What Most Corporate Training isn’t Doing

Onboarding, mandatory safety training, workplace skills enhancement...we need corporate training. Worldwide corporate learning and development (L&D) costs hundreds of billions of dollars (US). Yet too often, training dollars and hours spent do not result in employee behavioral change.

There’s a disconnect between L&D initiatives and training results.

Is the breakdown because executives “don’t know what it’s like to do the job”? Is it that training workshops get taught by unqualified professionals? Not likely.

The answer might be as simple as the materials themselves.

Reducing the Friction in Learning

Previously we looked at completion rates, response rates, and course dropouts as training metrics for L&D. The problem is that such key performance indicators (KPIs) measure the ability to take in learning, not to apply it.

By such metrics, a “good student” is passive.

Better learning metrics include:

  • Giving action items and measuring their use over time.
  • Surveying for increased competency level in a specific training area.
  • Measuring employee comfort with performing newly learned tasks, rather than their satisfaction with a training course itself.

These metrics emphasize learning for the application of materials to the workplace. Yes, then completion rates tend to go up. Dropout rates tend to go down. More importantly, you increase engagement and reduce the friction in learning.

A Micro Upskilling Approach to Learning

Accessibility is another big barrier to corporate learning. How do you reach your remote team? Your frontline workers?

Using a text-based learning management system (LMS) to distribute materials via mobile devices you reach everyone. At Arist, our courses also seamlessly integrate with Slack and Microsoft Teams. With these options, you easily reach your entire team.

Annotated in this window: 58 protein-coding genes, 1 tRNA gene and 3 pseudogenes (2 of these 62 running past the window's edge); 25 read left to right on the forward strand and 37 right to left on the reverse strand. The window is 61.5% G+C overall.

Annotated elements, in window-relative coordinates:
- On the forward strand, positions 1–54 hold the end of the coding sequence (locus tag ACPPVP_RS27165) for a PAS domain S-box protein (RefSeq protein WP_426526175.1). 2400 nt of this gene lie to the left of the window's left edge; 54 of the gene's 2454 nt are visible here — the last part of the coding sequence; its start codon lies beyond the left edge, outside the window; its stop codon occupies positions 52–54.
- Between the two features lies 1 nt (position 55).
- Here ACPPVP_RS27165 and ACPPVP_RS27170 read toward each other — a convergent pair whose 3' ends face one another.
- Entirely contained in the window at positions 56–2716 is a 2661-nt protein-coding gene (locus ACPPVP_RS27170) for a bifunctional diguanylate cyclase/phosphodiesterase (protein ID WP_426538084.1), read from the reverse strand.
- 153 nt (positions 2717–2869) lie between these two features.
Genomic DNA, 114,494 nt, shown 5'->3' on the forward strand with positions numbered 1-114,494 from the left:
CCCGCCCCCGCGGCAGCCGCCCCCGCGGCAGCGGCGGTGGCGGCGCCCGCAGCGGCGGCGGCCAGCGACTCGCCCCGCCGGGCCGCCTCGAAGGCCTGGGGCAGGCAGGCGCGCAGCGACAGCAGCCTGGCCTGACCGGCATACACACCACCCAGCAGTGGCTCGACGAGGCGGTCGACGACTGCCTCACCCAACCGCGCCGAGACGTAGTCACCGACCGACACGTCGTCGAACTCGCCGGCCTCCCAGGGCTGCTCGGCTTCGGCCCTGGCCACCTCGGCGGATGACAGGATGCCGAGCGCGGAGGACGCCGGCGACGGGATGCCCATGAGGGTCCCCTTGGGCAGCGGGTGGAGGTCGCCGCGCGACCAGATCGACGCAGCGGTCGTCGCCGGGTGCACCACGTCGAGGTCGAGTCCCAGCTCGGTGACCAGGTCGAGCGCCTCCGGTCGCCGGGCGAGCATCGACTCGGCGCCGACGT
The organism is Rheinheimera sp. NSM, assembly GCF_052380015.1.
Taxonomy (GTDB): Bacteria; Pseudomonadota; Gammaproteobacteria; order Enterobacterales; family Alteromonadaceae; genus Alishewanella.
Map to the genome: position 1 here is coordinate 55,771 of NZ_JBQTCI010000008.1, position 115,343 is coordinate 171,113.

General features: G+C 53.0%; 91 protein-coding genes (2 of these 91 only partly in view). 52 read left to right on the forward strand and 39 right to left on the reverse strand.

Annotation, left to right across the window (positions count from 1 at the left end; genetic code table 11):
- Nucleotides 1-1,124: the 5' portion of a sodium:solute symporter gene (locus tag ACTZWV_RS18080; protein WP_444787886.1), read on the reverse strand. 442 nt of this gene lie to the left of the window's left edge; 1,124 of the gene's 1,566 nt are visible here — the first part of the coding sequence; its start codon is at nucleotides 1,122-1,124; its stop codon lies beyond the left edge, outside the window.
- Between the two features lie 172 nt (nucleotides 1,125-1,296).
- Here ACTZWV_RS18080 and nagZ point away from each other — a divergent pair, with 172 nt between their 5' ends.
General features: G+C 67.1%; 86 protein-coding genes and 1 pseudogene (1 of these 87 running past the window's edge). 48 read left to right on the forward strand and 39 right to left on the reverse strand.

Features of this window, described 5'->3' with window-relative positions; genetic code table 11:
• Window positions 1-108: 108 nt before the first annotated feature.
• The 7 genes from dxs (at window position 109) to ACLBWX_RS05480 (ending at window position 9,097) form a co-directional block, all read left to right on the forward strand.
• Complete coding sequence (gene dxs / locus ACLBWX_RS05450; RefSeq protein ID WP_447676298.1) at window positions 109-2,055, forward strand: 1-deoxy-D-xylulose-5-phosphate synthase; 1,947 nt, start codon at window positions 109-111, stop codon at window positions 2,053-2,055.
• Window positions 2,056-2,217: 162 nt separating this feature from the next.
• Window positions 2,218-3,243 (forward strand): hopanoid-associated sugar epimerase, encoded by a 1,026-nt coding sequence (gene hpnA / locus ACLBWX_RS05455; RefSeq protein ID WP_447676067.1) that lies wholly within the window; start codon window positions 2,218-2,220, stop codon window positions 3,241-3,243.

In most organizations, a good 80% or more of necessary learning materials are not unique or technical. Such skills can be taught in a gradual, micro upskilling approach to a wide audience.

Using an evidence-based approach to learning, effective training materials:

  • Keep each learning session short
  • Make material applicable and relevant to the learner
  • Link to previous knowledge, building on what the learner may already know
  • Use positive reinforcement
  • Ask reflexive questions to invite engagement
  • Challenge the learner to both think and do

To be effective, these courses make action part of the learning process, as opposed to leaving action up to employees.

Create Training Materials Quickly

Text-based learning may be a new delivery method. Similarly, a focus on application and related metrics require a shift in pedagogy. But the materials you already possess may easily transition to a new format. Utilizing existing materials to create new courses of study takes as little as a few minutes!

Book a demo and see how you can make action a part of learning.